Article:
Storytelling and the Globalised World

Event Date February 13, 2007 6 p.m. – February 14, 2007

Location – City Hall, Cardiff

On 13th and 14th February we held our first annual lecture and symposium. The theme of the symposium was Storytelling and the Globalised World and it included a keynote lecture by Prof Jack Zipes (University of Minnesota) and papers by Shahrukh Husain, Prof Mick Mangan (University of Exeter) and Dr Donald Smith (Scottish Centre for Storytelling).

On Tuesday 13th and Wednesday 14th February 2007 the George Ewart Evans Centre for Storytelling held it’s very first annual lecture and symposium on the theme of Storytelling in the Globalised World. The events included lectures by four prestigious speakers from America and around the UK. It was attended by over 80 delegates including professional storytellers, academics and those who use storytelling in their work ranging from health care and education professionals to probation workers and police officers.

Prof Jack Zipes from the University of Minnesota presented his keynote lecture “Storytelling as Spectacle in the Globalised World on Tuesday evening, this was followed by a reception and dinner in the luxurious comfort of the Grade One listed Park House Club with an after dinner storytelling performance by Taffy Thomas of the Northern Centre for Storytelling. Jack Zipes is professor of German at the University of Minnesota and has previously held professorships at New York University, the University of Munich, the University of Wisconsin, and the University of Florida. In addition to his scholarly work, he is an active storyteller in public schools and has worked with children’s theatres in France, Germany, Canada, and the United States. His major publications include Sticks and Stones: The Troublesome Success of Children’s Literature from Slovenly Peter to Harry Potter (2000), Speaking Out: Storytelling and Creative Drama for Children (2004), Hans Christian Andersen: The Misunderstood Storyteller (2005), and Why Fairy Tales Stick: The Evolution and Relevance of a Genre (2006).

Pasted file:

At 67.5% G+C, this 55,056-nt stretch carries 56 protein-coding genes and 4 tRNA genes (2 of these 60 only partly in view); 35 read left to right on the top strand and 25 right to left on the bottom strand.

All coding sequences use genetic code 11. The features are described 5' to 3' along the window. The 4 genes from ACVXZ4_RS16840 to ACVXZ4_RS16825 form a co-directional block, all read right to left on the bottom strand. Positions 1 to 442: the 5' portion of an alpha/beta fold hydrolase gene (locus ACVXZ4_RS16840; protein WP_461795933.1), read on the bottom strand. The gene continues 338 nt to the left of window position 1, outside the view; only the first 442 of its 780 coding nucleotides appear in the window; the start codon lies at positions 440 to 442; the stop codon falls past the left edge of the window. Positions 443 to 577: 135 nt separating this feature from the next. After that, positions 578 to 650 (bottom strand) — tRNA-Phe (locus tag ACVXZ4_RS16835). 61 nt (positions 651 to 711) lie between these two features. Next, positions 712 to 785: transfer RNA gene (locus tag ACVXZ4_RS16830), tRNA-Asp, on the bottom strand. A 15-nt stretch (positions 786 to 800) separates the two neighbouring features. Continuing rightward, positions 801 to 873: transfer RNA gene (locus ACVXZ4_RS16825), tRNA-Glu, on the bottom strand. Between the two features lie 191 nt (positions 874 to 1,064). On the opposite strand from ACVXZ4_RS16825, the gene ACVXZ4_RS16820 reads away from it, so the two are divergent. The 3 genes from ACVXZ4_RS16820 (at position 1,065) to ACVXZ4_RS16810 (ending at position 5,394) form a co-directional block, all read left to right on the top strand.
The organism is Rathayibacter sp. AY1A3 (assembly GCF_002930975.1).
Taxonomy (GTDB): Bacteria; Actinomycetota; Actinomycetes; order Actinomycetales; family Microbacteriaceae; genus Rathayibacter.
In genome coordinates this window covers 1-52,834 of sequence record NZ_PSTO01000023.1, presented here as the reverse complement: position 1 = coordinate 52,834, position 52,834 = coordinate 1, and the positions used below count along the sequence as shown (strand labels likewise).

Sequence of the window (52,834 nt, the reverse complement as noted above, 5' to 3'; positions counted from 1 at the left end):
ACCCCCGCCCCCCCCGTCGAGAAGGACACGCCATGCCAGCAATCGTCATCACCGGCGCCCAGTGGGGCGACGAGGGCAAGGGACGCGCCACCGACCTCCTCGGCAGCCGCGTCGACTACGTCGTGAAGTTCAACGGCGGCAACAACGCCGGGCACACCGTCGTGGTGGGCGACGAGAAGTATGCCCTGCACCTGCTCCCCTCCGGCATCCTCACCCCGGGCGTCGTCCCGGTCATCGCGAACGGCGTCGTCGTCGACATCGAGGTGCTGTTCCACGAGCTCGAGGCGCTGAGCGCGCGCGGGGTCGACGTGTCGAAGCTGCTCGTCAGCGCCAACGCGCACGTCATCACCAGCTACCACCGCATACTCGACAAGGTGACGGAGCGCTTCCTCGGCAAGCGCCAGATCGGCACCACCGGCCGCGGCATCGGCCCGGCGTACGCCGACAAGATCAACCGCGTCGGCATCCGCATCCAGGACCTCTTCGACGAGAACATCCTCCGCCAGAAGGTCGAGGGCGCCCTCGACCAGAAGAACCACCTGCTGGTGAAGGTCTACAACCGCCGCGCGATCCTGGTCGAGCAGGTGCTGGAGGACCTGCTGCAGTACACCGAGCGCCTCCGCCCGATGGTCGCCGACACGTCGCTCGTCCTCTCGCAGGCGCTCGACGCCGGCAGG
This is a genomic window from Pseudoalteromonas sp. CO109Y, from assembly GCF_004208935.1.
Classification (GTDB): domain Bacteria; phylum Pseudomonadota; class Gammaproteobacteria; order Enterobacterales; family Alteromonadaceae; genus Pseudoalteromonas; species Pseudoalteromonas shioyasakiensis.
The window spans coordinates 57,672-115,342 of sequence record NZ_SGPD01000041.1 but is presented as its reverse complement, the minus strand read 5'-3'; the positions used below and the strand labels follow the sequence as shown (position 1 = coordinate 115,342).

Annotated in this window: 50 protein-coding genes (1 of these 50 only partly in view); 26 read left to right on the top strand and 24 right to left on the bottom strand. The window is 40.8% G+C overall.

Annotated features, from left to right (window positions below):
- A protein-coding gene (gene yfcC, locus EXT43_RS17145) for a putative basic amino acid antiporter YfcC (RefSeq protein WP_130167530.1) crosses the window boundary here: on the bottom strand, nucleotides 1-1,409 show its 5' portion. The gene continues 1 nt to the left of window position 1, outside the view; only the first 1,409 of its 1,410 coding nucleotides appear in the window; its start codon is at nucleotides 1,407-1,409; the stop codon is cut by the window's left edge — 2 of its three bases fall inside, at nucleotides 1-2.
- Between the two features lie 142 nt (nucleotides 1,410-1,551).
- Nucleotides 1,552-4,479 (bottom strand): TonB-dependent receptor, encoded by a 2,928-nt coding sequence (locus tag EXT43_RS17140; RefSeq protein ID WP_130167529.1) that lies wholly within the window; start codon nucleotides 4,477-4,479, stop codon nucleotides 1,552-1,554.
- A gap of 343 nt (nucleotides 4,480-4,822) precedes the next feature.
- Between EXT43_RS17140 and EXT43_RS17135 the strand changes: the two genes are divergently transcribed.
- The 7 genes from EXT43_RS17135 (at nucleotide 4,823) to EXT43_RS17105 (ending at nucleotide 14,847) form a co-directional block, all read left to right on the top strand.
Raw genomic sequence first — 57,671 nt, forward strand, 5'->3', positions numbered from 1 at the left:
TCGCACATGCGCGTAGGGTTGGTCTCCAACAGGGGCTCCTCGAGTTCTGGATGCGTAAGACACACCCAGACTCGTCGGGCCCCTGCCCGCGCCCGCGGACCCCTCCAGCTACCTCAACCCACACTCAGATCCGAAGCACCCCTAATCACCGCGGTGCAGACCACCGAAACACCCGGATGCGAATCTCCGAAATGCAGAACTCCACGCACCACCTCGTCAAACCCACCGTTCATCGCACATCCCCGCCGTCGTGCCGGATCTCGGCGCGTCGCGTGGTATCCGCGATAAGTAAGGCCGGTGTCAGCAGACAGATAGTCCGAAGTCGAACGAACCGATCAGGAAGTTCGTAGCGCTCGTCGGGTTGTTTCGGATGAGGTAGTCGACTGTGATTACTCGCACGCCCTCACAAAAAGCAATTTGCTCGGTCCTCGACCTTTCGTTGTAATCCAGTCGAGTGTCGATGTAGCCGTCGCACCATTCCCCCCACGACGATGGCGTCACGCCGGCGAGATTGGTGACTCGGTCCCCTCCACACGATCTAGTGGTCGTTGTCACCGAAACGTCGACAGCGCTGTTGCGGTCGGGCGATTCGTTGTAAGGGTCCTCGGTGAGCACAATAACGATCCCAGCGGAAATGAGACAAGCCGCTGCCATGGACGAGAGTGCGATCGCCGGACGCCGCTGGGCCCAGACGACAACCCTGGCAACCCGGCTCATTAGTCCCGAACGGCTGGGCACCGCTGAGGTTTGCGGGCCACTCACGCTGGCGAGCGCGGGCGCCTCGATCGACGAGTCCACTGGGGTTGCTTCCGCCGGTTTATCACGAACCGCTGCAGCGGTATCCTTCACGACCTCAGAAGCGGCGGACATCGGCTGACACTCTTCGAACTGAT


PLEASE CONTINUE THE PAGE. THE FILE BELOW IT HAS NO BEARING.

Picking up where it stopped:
On Wednesday a day long symposium examined issues raised in the keynote lecture and the implications for storytelling in the modern world. Speakers included acclaimed writer Shahrukh Hussain who discussed issues multi-culturalism and cultural appropriation, Dr Donald Smith of the Scottish Storytelling Centre who talked about local and global identities and Prof Mick Mangan of the University of Exeter who explored the role of the arts and anti-globalisation.

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